The current wave of workplace misconduct allegations has many companies reevaluating their investigation practices. For one, companies are increasingly hiring outside counsel to run an investigation when the nature of allegations requires legal expertise or has the potential to subject the company to substantial legal exposure and negative publicity.
But simply hiring an attorney to investigate does not automatically cloak the investigation under the protections of attorney-client and work product privilege. This article explores the parameters of these protections under California law in the context of an investigation conducted by outside counsel and whether -- and to what extent -- a company defendant waives this protection when it voluntarily reveals portions of the investigation for strategic reasons, such as to advance litigation defense or promote public relations.
When Is the Investigation Privileged?
Under California law, the attorney-client privilege protects from disclosure confidential communications "made during the course of an attorney-client relationship." Costco Wholesale Corp. v. Superior Court, 47 Cal. 4th 725, 740 (2009); see also Cal Evid. Code Section 954. In the context of a fact investigation, the threshold question is whether the communication was made pursuant to an "attorney-client relationship" where the attorney's work amounts to providing "legal service or advice." City of Petaluma v. Superior Court, 248 Cal. App. 4th 1023, 1032 (2016); Cal. Evid. Code Section 951.
California courts have consistently held that when an attorney is providing legal advice as part of the investigation engagement, the investigation is privileged. For example, an attorney's investigation of an insurance claim and subsequent analysis of whether the policy mandates coverage was protected. Aetna Cas. & Surety Co. v. Superior Court, 153 Cal. App. 3d 467, 476 (1984). Likewise, an attorney's investigation necessary to render a legal opinion as to whether a group of employees was properly classified as exempt was also protected. Costco, 47 Cal. 4th at 735.
Notably, the California Court of Appeal recently held that a privileged relationship exists where the attorney is providing a legal service through her investigative expertise without providing any legal advice. City of Petaluma, 248 Cal. App. 4th at 1027. The court relied on the relevant statute's definition of "client" as a person who consults with a lawyer "for the purpose of retaining the lawyer or securing legal service or advice." Id. at 1032 (citing Evid. Code Section 951).
In City of Petaluma, the city attorney hired outside counsel to investigate the merits of a former employee's discrimination and harassment complaints. The retention agreement provided that the attorney would use her expertise to gather information and arrive at findings, but she was "specifically directed not to provide legal advice as to which course of action to take." Id. Still, the City of Petaluma court recognized that when an attorney uses her legal expertise to conduct a pre-litigation fact investigation, she is providing a "legal service" that creates an attorney-client relationship and that implicates the attorney-client privilege. See id. at 1035.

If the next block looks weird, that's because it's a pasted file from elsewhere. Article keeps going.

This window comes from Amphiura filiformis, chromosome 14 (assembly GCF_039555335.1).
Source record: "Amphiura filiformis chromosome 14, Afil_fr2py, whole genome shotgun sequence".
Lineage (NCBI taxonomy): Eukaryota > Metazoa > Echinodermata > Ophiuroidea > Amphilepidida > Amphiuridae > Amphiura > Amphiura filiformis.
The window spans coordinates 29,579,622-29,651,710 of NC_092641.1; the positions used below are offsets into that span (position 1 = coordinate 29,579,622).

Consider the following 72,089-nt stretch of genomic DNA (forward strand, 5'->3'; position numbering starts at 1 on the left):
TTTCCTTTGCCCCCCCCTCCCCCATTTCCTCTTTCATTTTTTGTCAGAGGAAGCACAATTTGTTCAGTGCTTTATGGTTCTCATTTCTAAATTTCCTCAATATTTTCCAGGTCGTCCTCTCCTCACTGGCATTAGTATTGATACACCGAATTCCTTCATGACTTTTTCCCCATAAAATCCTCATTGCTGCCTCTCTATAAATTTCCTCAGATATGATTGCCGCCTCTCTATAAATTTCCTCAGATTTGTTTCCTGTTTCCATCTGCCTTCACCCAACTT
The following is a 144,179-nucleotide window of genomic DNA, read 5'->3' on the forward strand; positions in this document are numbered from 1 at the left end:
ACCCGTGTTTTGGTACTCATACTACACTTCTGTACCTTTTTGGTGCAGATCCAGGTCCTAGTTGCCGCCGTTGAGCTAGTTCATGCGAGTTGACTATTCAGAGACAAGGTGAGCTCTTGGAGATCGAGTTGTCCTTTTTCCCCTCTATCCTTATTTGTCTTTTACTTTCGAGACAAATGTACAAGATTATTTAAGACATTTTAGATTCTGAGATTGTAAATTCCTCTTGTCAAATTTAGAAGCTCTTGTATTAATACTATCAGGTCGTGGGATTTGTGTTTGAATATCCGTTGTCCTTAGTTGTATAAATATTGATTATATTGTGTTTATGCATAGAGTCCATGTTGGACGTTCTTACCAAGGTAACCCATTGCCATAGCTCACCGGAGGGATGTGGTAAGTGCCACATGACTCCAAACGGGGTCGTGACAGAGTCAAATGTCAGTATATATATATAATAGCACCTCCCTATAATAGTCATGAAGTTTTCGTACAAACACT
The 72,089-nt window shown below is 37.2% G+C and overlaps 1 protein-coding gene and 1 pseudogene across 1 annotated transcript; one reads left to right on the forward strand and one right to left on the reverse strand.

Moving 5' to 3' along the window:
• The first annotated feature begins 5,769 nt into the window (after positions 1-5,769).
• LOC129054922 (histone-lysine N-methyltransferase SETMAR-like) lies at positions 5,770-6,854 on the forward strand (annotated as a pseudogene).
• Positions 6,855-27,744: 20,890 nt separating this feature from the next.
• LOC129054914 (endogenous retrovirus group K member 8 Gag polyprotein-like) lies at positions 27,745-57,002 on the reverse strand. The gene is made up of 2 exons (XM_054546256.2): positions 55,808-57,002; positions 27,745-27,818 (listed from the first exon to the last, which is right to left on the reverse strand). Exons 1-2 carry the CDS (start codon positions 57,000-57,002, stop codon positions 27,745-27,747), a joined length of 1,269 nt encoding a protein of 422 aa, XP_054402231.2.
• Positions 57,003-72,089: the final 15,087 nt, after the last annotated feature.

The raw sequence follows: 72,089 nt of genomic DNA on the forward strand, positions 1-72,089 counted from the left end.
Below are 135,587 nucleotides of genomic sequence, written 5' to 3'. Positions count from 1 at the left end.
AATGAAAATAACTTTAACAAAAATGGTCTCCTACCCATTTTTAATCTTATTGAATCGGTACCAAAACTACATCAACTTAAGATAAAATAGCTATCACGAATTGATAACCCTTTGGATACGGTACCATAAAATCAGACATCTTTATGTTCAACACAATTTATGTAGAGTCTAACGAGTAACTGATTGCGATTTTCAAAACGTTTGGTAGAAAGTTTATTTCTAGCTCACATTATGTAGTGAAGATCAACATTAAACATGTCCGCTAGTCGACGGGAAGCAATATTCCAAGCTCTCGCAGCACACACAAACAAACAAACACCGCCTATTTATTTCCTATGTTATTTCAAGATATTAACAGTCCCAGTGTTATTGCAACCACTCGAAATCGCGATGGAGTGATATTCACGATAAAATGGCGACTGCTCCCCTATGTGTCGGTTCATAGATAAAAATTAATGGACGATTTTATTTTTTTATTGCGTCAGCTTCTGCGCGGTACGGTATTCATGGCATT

But not all attorney-led investigative work amounts to the requisite legal service. The City of Petaluma court held that the attorney rendered a legal service because she was "expected to use her legal expertise" to "identify the pertinent facts, synthesize the evidence, and come to a conclusion as to what actually happened." 248 Cal. App. 4th at 1035. However, the court also recognized that a party may oppose a claim of privilege by presenting evidence that the attorney is engaged in "routine fact-finding on behalf of the company's personnel department rather than legal work" and is thus not providing a legal service. Id. (citing Wellpoint Health Networks v. Superior Court, 59 Cal. App. 4th 110, 123 (1997)).
Thus, while City of Petaluma appears to expand the contours of the attorney-client relationship in the context of an attorney-led investigation, companies that wish to apply attorney-client privilege should be prepared to explain why the investigation did not entail merely routine fact-finding but rather required the attorney to apply her legal expertise.
Applying the Privilege
If the engagement establishes an attorney-client relationship, then the various confidential communications between outside counsel and the company should be protected from disclosure. These communications include the investigation report, even if the factual material "might be discoverable by some other means," and even if the report does not evaluate potential liability under the law and therefore includes no legal advice. City of Petaluma, 248 Cal. App. 4th at 1032 (quoting Costco, 47 Cal. 4th at 740).